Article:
Secretary said USG had considerable interest in helping preserve unity of Congo and preventing it from fragmenting. He said US invested about half billion dollars in this policy. Soviets interested in Congo because it is big prize but so far had not succeeded in subverting Congo. He said we have been on thin ice in Congo with Schramme mercenary action threatening to set off massacre of whites. He emphasized US attaches no particular importance to any one leader in Congo—we have successively supported Adoula, Tshombe and now Mobutu—but we have supported whichever government was in power.
- Nigeria—FonMin said as in Congo, so also in Biafra, Portugal is being made scapegoat. He said everybody is helping Biafra—Rothschild Bank, Czechs, Spain, France, Germany, Ireland, British—but Portugal is singled out for censure because it permits foreign flag aircraft, flown by foreign crews all who possess proper documentation to transmit Lisbon airport with cargoes acquired outside Portugal.6
Rhodesia—FonMin stated Rhodesia is importing everything it requires including oil and is maintaining reasonable level of exports. Portuguese trade with Rhodesia, he said, is more or less at same level with some increase attributed to economic development in both places. He said everybody is trading with Rhodesia—Germany, Japan, France, Britain and even U.S. to name but a few—and these goods are passing through Mozambique. On oil, he said, GOP has documentation on all vessels arriving at Lourenco Marques and reported that Mozambique refinery continues sell its products to traditional South African customers who, he believes, instead of selling the products in South Africa are now selling to Rhodesia. But instead of applying pressure on South Africa or criticizing or condemning parties actually trading with Rhodesia, he said, Portugal is singled out for condemnation and is once more made scapegoat.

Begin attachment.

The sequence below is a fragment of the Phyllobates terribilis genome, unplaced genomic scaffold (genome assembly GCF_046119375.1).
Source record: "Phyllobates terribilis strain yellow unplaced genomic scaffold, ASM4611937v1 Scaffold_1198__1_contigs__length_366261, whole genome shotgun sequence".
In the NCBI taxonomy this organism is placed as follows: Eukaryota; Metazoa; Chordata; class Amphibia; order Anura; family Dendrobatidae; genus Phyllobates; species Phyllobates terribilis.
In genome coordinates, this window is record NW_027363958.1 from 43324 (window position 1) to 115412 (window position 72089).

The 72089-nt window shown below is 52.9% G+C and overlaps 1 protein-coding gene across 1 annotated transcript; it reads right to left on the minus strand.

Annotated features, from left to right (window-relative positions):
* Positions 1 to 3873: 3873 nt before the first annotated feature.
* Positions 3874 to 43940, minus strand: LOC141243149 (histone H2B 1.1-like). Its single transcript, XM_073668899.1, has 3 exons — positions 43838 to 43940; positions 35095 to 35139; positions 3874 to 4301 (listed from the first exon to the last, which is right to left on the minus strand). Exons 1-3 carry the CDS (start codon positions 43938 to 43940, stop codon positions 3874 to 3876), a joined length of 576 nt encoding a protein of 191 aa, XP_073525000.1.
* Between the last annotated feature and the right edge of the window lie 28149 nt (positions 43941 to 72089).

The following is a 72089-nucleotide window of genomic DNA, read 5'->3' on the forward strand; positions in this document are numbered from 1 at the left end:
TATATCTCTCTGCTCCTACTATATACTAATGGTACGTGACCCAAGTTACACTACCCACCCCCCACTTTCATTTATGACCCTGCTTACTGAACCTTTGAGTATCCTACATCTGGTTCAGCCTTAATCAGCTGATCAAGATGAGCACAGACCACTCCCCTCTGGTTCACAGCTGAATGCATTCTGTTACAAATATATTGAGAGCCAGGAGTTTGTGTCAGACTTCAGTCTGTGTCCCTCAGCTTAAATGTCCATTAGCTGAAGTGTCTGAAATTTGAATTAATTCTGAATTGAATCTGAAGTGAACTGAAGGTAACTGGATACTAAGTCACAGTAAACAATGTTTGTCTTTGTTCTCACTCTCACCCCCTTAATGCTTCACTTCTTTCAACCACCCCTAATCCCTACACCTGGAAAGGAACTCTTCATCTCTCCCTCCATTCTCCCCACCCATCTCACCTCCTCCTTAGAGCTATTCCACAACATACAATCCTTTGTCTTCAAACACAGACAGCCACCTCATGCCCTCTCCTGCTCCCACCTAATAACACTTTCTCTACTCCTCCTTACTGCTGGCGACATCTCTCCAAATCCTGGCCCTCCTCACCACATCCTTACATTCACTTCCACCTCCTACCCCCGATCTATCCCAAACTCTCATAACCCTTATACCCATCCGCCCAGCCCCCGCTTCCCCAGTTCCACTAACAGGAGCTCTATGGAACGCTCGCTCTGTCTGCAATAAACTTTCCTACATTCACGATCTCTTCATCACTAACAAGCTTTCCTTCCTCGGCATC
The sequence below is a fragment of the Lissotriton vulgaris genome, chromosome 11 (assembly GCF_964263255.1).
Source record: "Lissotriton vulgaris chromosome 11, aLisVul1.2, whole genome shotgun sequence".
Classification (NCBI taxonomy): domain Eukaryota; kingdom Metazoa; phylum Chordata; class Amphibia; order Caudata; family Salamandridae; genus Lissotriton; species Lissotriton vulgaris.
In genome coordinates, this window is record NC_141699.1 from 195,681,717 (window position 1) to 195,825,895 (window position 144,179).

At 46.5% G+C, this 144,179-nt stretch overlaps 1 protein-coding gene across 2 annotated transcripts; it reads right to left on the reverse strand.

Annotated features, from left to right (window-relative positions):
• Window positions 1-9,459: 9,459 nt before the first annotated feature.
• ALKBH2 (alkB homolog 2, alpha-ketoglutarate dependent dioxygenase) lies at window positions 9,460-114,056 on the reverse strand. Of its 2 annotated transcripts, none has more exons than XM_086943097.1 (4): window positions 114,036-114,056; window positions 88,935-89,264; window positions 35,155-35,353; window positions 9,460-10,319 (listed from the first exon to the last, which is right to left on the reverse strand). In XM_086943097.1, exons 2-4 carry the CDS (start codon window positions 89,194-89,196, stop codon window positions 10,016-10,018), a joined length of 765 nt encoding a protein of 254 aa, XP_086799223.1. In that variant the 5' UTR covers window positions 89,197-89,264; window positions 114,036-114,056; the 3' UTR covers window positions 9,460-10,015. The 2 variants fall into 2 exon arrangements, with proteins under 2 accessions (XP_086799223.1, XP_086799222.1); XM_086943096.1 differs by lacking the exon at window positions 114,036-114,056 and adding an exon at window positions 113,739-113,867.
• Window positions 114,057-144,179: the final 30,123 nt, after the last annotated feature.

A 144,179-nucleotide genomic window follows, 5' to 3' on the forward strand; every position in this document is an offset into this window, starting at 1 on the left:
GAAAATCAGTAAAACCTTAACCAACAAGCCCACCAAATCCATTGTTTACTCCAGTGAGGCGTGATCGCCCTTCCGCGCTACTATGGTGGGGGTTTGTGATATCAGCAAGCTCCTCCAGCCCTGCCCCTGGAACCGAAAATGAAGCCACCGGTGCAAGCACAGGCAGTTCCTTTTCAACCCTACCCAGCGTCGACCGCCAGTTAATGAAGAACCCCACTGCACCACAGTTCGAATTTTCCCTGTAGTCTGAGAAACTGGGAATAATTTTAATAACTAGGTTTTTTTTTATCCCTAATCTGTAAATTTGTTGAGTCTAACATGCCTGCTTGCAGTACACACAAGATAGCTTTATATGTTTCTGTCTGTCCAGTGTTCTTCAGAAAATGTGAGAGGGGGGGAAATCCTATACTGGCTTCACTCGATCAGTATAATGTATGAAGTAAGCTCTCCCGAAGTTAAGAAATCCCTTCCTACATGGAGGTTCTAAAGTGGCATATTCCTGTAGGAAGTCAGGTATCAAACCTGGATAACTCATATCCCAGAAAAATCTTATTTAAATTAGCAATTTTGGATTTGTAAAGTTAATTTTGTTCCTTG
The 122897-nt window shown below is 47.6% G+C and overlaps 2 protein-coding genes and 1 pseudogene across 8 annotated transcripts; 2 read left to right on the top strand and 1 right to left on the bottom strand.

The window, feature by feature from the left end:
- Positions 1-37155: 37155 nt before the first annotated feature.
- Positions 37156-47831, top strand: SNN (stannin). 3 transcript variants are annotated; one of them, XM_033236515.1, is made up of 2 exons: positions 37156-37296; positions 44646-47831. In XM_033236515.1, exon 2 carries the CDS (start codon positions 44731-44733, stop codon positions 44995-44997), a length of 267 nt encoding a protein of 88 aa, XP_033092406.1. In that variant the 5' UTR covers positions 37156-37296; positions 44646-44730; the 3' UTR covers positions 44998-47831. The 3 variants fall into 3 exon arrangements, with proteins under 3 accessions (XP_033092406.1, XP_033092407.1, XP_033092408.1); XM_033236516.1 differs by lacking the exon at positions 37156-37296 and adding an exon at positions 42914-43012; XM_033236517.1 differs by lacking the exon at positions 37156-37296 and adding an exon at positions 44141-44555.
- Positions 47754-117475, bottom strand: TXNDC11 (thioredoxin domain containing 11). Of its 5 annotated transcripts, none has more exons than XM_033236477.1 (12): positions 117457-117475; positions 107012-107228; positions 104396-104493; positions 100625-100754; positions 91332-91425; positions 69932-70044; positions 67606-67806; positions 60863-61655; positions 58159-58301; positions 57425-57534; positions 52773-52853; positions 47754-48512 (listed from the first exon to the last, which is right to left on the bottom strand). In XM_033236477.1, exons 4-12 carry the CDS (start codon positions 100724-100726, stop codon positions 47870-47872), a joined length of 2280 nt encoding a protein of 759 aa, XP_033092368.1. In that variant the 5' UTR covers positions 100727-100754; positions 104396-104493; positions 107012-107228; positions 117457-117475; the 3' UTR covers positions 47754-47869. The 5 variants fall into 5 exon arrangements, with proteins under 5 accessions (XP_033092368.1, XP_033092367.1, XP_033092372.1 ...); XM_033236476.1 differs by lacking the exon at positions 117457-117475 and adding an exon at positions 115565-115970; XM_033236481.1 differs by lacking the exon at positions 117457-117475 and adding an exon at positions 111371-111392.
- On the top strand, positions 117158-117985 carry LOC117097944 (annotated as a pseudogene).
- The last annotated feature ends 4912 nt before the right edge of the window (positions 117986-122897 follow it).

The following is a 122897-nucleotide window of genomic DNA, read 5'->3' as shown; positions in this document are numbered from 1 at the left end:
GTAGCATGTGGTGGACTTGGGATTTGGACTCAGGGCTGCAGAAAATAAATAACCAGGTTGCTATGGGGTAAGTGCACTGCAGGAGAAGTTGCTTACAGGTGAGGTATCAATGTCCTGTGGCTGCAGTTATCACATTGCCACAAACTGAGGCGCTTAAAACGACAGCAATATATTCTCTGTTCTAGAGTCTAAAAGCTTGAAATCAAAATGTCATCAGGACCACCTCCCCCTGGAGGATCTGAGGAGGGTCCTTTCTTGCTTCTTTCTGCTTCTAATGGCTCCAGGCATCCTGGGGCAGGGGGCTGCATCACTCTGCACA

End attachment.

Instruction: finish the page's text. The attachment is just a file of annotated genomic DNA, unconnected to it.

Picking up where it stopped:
Secretary said he accepted FonMin’s point that Portugal should not be held responsible as “entrepot” for Rhodesia if others are trading with Rhodesia as FonMin said they were.